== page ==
Graph Theory

Algorithms and Data Structures: TheAlgorist.com

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We can represent graph in several ways as follows:

Adjacency List:
This is the way to go in solving real world problem in time and space efficient way, if you have the list of all the nodes present in the graph. Why do we need to know about the nodes in the graph ? Because the graph could be disconnected, as shown in the image above. If we are keeping an empty list as an adjacency list for a node that is connected to no other nodes then we would get to know what all nodes the graph has, if not, there is no way to know about the nodes with no inbound and outbound edges just from the adjacency list.
This is a versatile way of representing a graph and can be used to represent any kind of graph: Directed, Undirected, Weighted, Unweighted.

Adjacency Matrix:
One great thing about I find this useful for weighted graph, like problems involving Dijkstra's algorithm.
Otherwise, for unweighted directed or undirected graph I find myself using Adjacency List much more space and time efficient. Allocating space to store the whole n X n matrix, for n nodes, can often be a waste of space.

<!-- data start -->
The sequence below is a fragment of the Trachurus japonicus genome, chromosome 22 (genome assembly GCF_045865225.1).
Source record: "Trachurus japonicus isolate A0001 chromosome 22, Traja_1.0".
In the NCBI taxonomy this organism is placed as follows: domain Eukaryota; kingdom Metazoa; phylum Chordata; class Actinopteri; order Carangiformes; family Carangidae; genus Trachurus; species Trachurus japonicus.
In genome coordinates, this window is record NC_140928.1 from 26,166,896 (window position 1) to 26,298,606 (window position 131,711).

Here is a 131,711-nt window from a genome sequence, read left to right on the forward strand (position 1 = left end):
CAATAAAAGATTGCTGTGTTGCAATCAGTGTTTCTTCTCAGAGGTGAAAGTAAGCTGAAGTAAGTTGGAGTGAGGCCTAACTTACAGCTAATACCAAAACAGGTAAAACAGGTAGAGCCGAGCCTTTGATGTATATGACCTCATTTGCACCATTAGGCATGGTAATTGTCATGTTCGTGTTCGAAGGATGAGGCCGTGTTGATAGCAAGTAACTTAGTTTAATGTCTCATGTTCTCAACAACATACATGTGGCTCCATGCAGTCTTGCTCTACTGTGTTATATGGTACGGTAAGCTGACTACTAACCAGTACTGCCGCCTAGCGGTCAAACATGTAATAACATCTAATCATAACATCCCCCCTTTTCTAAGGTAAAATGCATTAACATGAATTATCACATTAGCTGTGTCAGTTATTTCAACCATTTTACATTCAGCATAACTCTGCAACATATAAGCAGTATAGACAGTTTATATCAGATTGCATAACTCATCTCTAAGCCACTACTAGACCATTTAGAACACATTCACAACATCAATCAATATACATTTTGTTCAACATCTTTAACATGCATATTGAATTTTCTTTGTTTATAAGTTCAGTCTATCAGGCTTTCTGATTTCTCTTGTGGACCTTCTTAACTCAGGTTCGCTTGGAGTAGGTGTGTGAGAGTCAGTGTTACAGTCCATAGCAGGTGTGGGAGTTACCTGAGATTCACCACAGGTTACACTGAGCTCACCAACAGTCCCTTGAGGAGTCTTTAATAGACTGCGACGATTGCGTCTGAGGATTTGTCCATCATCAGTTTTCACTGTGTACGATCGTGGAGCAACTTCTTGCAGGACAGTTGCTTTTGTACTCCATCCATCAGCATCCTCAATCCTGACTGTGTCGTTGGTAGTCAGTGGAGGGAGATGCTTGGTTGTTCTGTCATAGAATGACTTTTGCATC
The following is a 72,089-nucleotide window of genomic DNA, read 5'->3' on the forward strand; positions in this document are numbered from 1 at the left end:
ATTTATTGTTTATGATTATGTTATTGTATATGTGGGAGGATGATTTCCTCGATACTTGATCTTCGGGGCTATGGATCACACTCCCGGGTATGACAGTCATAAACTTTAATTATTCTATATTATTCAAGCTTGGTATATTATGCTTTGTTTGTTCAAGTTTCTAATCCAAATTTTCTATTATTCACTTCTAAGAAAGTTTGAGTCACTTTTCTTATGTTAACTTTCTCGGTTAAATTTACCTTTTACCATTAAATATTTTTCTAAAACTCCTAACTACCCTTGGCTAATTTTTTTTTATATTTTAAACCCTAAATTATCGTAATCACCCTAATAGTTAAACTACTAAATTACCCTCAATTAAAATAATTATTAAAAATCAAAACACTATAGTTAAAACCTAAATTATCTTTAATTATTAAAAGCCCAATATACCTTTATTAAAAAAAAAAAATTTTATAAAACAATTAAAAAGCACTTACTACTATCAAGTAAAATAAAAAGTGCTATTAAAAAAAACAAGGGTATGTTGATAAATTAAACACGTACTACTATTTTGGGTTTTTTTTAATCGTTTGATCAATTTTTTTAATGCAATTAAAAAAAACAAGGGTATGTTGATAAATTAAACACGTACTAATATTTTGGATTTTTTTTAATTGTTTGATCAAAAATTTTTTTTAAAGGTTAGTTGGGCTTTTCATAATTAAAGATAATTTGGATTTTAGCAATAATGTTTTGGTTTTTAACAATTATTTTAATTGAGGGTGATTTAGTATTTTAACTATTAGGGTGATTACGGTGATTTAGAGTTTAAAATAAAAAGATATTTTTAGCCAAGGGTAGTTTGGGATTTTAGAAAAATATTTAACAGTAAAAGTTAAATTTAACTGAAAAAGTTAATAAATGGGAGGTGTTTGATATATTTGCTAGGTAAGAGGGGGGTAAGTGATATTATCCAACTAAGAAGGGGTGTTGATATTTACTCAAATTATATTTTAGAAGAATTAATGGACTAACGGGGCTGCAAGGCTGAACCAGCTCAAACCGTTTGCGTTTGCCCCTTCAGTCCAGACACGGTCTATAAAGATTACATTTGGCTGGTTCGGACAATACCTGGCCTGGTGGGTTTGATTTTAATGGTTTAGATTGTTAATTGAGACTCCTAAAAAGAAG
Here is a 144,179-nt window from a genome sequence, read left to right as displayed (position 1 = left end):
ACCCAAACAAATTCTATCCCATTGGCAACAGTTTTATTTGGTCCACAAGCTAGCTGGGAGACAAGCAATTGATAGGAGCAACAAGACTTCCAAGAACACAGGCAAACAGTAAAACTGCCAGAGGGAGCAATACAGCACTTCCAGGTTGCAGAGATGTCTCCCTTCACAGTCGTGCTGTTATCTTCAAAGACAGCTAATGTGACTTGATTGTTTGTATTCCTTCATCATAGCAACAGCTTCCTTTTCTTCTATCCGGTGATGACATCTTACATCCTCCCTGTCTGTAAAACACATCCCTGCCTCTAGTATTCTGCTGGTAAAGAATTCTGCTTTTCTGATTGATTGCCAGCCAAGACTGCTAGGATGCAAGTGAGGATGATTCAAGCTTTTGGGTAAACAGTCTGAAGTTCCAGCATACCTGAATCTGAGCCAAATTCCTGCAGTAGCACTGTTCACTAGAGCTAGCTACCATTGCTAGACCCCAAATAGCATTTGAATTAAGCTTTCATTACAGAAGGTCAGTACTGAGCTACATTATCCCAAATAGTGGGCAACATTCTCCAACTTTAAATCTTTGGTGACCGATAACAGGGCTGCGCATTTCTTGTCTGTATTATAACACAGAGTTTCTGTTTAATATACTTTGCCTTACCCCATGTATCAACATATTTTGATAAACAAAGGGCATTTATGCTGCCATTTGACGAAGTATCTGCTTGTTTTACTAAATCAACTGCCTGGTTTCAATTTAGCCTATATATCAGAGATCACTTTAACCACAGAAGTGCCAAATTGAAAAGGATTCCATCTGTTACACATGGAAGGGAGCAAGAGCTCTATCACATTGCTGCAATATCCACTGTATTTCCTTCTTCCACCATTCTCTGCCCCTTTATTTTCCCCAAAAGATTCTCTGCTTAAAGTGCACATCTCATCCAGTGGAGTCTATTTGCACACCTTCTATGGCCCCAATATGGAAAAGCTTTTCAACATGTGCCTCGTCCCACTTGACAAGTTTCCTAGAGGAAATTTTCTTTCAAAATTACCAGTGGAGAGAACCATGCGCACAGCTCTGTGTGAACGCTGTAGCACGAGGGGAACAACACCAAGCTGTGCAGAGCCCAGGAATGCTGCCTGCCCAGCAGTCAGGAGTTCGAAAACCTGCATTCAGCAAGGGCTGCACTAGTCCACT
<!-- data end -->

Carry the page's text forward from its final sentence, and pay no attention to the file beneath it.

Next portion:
Also, for each node visited, to get its neighboring nodes you have to iterate over an entire row consisting of n nodes in the adjacency matrix. This could often be time inefficient.
In Adjacency Matrix, for a cell [i, j] we use 1 to indicate that there exists an edge nodes i and j, and 0 to denote that no edge exists in between the nodes i and j.

Edge List with information about any node which has no inbound or outbound edges:
From edge list you would often find yourself creating either an adjacency list or adjacency matrix. 
Incidence Matrix:
Incidence Matrix is used to represent Directed Graphs.
Instructor:
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